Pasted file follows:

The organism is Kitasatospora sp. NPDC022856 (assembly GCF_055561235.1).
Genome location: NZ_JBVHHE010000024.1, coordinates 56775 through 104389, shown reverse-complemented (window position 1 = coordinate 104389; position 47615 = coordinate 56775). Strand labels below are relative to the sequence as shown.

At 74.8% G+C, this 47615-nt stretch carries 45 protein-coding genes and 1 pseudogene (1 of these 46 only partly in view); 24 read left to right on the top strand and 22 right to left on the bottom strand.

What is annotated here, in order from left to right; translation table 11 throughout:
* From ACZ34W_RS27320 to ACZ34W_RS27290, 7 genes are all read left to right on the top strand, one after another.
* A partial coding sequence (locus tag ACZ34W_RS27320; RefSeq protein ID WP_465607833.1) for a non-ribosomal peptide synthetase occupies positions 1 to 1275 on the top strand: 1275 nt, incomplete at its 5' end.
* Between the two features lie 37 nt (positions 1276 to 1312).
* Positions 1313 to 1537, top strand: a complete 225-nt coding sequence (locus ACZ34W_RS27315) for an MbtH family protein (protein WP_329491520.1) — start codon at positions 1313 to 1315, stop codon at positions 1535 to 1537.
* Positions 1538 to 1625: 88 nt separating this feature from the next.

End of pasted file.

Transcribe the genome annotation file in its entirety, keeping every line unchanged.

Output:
The organism is Kitasatospora sp. NPDC022856 (assembly GCF_055561235.1).
Genome location: NZ_JBVHHE010000024.1, coordinates 56775 through 104389, shown reverse-complemented (window position 1 = coordinate 104389; position 47615 = coordinate 56775). Strand labels below are relative to the sequence as shown.

At 74.8% G+C, this 47615-nt stretch carries 45 protein-coding genes and 1 pseudogene (1 of these 46 only partly in view); 24 read left to right on the top strand and 22 right to left on the bottom strand.

What is annotated here, in order from left to right; translation table 11 throughout:
* From ACZ34W_RS27320 to ACZ34W_RS27290, 7 genes are all read left to right on the top strand, one after another.
* A partial coding sequence (locus tag ACZ34W_RS27320; RefSeq protein ID WP_465607833.1) for a non-ribosomal peptide synthetase occupies positions 1 to 1275 on the top strand: 1275 nt, incomplete at its 5' end.
* Between the two features lie 37 nt (positions 1276 to 1312).
* Positions 1313 to 1537, top strand: a complete 225-nt coding sequence (locus ACZ34W_RS27315) for an MbtH family protein (protein WP_329491520.1) — start codon at positions 1313 to 1315, stop codon at positions 1535 to 1537.
* Positions 1538 to 1625: 88 nt separating this feature from the next.